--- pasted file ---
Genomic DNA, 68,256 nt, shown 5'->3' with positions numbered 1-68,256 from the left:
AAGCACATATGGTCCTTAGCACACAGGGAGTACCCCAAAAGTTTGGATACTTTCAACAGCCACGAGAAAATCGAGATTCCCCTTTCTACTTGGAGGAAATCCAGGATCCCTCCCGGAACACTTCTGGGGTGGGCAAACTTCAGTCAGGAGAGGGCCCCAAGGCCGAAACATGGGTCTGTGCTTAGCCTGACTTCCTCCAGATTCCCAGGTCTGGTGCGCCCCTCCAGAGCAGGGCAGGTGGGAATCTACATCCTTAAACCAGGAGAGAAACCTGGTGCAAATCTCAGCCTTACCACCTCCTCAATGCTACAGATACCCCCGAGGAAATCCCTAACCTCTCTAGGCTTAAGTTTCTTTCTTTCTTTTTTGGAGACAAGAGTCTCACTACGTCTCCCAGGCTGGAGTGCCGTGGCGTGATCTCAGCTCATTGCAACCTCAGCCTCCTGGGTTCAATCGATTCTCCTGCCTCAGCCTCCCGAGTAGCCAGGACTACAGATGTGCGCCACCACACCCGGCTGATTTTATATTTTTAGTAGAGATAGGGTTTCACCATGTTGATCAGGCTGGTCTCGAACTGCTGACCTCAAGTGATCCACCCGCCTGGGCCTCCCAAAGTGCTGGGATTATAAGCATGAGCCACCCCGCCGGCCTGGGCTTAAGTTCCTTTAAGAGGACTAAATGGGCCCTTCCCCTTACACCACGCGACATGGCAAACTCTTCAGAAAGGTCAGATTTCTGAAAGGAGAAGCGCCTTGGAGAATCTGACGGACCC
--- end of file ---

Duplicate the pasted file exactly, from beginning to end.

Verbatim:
Genomic DNA, 68,256 nt, shown 5'->3' with positions numbered 1-68,256 from the left:
AAGCACATATGGTCCTTAGCACACAGGGAGTACCCCAAAAGTTTGGATACTTTCAACAGCCACGAGAAAATCGAGATTCCCCTTTCTACTTGGAGGAAATCCAGGATCCCTCCCGGAACACTTCTGGGGTGGGCAAACTTCAGTCAGGAGAGGGCCCCAAGGCCGAAACATGGGTCTGTGCTTAGCCTGACTTCCTCCAGATTCCCAGGTCTGGTGCGCCCCTCCAGAGCAGGGCAGGTGGGAATCTACATCCTTAAACCAGGAGAGAAACCTGGTGCAAATCTCAGCCTTACCACCTCCTCAATGCTACAGATACCCCCGAGGAAATCCCTAACCTCTCTAGGCTTAAGTTTCTTTCTTTCTTTTTTGGAGACAAGAGTCTCACTACGTCTCCCAGGCTGGAGTGCCGTGGCGTGATCTCAGCTCATTGCAACCTCAGCCTCCTGGGTTCAATCGATTCTCCTGCCTCAGCCTCCCGAGTAGCCAGGACTACAGATGTGCGCCACCACACCCGGCTGATTTTATATTTTTAGTAGAGATAGGGTTTCACCATGTTGATCAGGCTGGTCTCGAACTGCTGACCTCAAGTGATCCACCCGCCTGGGCCTCCCAAAGTGCTGGGATTATAAGCATGAGCCACCCCGCCGGCCTGGGCTTAAGTTCCTTTAAGAGGACTAAATGGGCCCTTCCCCTTACACCACGCGACATGGCAAACTCTTCAGAAAGGTCAGATTTCTGAAAGGAGAAGCGCCTTGGAGAATCTGACGGACCC